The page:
Bobbie R. Glick:

Oh, so you moved here from where?

John Lord:

My first job I spent ten years here with the firm that I stayed with all along. Then they closed the Chicago office and I had to go to the main office in Philadelphia. So I lived there for like thirty-four years. When I married Katherine, she lived in my house for two years but she’s got bad knees and there were all kinds of stairs. It was a five-level house. So I sold that to the first person that made an offer. Bingo, I sold it. We moved to South Carolina and stayed there eight years and then she wanted to come back to her roots. She would come up here and visit her friends every once and a while from down there. One of my sons works for Delta Airlines so she could fly for free. She took advantage of that to visit her kids and everything. She’s got has six and I’ve got six.

Bobbie R. Glick:

Oh my. Is there anything you’d like to add that we haven’t covered? You have done a great job, I appreciate it.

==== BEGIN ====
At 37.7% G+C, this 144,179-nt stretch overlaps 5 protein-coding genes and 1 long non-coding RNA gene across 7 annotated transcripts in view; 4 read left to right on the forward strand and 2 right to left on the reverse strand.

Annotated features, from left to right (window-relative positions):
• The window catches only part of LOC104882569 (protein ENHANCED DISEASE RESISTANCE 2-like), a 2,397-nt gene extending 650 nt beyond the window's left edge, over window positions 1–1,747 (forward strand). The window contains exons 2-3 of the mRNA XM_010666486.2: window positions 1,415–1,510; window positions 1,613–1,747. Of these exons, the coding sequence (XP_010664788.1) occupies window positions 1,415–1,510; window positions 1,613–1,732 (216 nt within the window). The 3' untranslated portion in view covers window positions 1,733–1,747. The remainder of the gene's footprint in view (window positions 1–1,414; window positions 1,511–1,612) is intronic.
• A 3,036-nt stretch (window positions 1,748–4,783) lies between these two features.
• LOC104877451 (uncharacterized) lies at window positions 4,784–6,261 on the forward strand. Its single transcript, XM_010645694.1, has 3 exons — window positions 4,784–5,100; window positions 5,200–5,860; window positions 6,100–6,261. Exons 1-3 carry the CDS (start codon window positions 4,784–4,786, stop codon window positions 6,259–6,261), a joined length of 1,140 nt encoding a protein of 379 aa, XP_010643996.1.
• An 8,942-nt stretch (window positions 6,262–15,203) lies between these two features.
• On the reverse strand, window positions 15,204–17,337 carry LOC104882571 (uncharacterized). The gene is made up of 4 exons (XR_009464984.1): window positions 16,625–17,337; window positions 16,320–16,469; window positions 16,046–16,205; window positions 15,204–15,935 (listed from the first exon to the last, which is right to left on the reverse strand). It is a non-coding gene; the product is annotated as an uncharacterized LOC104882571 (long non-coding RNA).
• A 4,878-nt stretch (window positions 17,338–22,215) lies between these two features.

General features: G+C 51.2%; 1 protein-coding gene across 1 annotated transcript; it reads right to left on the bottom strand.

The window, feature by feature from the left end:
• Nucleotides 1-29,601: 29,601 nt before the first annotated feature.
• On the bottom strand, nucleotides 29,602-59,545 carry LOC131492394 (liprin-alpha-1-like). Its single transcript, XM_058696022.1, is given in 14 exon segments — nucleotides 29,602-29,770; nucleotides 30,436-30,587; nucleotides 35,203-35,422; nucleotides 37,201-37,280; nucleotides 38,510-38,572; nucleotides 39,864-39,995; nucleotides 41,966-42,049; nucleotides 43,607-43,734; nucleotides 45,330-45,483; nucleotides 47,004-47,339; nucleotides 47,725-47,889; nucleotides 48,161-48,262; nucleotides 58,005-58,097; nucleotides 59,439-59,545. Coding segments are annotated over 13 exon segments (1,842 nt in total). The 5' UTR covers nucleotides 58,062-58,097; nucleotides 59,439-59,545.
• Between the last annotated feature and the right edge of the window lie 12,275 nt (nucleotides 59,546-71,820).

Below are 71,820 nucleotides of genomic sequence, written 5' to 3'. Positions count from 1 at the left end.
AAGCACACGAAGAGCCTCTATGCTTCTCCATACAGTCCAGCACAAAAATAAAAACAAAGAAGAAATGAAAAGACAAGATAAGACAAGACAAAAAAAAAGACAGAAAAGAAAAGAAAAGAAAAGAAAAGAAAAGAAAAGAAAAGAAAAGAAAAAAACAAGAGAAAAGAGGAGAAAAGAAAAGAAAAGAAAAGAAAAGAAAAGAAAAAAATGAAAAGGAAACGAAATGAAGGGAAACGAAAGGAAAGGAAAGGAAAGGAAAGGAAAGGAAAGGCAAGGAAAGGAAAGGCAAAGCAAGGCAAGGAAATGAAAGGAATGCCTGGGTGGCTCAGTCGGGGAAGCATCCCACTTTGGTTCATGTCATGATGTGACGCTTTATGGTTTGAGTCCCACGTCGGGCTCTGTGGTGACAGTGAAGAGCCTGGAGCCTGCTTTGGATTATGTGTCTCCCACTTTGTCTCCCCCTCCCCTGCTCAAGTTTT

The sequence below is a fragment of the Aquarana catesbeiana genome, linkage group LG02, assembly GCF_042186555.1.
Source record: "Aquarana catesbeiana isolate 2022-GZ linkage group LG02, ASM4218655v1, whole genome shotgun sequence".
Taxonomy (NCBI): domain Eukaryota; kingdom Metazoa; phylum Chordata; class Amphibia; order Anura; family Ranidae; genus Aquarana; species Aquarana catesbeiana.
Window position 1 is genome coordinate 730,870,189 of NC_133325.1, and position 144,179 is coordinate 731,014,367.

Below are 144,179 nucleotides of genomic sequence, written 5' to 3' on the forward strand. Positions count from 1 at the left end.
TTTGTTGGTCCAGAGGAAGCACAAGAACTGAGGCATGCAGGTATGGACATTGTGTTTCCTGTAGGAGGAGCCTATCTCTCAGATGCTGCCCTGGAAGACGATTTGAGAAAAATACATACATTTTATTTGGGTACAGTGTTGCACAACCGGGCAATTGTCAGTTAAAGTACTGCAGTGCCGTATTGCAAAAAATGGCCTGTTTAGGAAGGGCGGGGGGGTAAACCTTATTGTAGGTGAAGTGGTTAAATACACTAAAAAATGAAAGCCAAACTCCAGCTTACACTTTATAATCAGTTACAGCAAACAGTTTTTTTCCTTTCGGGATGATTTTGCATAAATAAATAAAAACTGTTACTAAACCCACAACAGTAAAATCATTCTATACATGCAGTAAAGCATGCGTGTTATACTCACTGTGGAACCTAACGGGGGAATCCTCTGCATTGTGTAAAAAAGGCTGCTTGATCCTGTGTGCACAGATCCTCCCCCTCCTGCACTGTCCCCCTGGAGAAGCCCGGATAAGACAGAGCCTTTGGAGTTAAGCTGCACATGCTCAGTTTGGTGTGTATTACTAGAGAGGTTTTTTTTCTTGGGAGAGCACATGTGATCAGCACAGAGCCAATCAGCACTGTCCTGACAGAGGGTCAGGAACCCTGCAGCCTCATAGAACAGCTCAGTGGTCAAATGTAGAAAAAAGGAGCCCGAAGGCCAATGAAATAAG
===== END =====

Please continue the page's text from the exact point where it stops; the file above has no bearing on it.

John Lord:

There is one thing, I don’t know if they say 'death march’ in here. About two years ago, and I’m so sorry I didn’t keep it. In the VFW Magazine they had what they called the Death March. That was the march that I was on, but that was no Death March. I very strongly feel that it was trying to kind of knock down what happened in the Philippines which was really a Death March. Those guys went - to compare what happened to me - the prisoners...was bad. We were hungry for all that time and did all that marching. I marched far more than any infantry. I marched west, then east, then west again. I marched at least five hundred miles and that was more than any ground troops did. Anyway, I say this, I met a neighbor down the street was with the National Guard group that went over in September to the Philippines and was captured and was on the Death March and everything and he survived. I went down after he got home. He got home a little after I did and I told him what happened to me, and I waited for him to tell me what happened to him. I’m still waiting, I’m still waiting and I say this: Compared to what we as prisoners of the Germans had to stand for, they were in hell and we were in heaven, and that’s the comparison of what happened to the Japanese prisoners.

 
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  October 26, 2011